EU opens anti-trust case against Sky and US film studios
The European Commission has accused Sky TV in the UK and six major Hollywood studios of breaking EU competition rules by blocking access to movie content in other EU countries.
The Commission's anti-trust regulator has issued them with formal complaints.
The six studios are Disney, NBC Universal, Paramount Pictures, Sony, 20th Century Fox and Warner Bros.
The Hollywood studios and Sky TV have now been asked to respond formally to the claims.
The complaint follows an 18-month investigation by the European Commission into licensing agreements between the film studios and Sky, as well as other European broadcasters.
The Commission believes the deals have clauses that grant absolute territorial exclusivity to Sky and eliminate cross border competition between pay-TV companies elsewhere in the EU.
- Sky: The European Commission is examining cross-border access to pay-TV services across a number of member states. As part of its ongoing enquiry, we have received a statement setting out the Commission's preliminary views. We will consider this and respond in due course.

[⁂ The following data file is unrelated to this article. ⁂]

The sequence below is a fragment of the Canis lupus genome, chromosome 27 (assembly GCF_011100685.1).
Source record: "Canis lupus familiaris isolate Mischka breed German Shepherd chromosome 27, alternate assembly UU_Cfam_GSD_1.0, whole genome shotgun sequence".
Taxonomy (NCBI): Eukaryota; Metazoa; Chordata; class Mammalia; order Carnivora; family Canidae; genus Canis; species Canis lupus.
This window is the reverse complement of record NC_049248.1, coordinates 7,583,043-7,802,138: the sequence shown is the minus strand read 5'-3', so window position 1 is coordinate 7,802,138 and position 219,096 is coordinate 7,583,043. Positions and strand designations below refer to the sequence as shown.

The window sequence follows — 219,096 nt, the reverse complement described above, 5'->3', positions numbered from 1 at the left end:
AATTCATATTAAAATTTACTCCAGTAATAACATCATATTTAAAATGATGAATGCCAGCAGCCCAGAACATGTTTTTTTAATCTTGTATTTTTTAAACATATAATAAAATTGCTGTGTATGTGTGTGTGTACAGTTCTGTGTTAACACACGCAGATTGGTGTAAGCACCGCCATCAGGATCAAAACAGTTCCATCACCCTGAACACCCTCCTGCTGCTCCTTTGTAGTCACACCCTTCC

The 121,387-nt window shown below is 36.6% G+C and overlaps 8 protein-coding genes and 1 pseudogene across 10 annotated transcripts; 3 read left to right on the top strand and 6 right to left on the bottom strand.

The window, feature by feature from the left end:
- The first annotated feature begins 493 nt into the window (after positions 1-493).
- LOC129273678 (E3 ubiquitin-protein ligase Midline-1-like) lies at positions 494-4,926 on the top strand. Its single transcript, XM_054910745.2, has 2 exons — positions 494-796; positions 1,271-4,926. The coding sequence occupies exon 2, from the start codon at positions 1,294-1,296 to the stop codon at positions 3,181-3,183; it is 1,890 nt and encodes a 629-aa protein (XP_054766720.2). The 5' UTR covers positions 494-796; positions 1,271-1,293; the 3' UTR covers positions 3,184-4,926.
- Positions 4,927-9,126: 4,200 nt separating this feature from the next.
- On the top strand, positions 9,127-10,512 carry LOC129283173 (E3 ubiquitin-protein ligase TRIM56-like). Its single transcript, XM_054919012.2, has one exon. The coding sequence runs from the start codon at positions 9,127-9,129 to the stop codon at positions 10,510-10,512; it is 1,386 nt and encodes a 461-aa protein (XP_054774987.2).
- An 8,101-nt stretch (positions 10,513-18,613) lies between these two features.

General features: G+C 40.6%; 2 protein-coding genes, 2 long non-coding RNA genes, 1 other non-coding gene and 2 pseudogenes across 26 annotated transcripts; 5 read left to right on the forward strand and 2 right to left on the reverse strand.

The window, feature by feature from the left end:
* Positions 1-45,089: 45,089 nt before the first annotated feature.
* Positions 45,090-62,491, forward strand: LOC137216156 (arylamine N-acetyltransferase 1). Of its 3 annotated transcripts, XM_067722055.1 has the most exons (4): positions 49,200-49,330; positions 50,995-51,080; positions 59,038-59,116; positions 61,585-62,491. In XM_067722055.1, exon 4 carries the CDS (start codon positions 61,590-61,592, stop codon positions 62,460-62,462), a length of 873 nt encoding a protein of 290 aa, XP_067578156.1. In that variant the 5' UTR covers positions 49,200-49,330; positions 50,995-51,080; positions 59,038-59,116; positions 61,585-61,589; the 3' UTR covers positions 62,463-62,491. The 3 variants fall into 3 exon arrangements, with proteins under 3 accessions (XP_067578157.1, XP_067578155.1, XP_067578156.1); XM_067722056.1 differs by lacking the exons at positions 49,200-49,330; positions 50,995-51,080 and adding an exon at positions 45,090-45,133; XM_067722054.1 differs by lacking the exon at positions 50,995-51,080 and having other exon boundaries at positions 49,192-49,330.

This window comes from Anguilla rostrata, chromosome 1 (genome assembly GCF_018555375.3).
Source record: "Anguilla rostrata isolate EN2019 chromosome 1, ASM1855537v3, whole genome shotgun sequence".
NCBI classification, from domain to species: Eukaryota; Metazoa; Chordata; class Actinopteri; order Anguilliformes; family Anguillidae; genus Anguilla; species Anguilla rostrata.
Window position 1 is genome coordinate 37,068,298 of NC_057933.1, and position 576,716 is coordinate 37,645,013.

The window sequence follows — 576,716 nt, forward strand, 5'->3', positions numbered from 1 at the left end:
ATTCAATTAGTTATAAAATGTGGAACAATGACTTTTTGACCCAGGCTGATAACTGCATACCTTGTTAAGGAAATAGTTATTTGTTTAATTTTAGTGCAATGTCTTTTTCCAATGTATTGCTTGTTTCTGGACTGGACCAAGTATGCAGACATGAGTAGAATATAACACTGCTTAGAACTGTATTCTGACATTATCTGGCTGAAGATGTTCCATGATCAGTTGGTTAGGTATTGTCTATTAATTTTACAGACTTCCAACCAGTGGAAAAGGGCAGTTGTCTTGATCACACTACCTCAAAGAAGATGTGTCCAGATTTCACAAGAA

- Walt Disney Company: Our approach is one that supports local creative industries, local digital and broadcast partners and most importantly consumers in every country across the EU. The impact of the Commission's analysis is destructive of consumer value and we will oppose the proposed action vigorously.
Other broadcasters under investigation include Canal Plus of France, Sky Italia, Sky Deutschland and DTS of Spain.
"European consumers want to watch the pay-TV channels of their choice regardless of where they live or travel in the EU," Competition Commissioner Margrethe Vestager said in a statement.
"Our investigation shows that they cannot do this today, also because licensing agreements between the major film studios and Sky UK do not allow consumers in other EU countries to access Sky's UK and Irish pay-TV services, via satellite or online.
"We believe that this may be in breach of EU competition rules."
The European Commission says it considers that the exclusivity clause violates competition rules and allows studios to gain more revenue by dividing up the market for their content on TV or on the internet.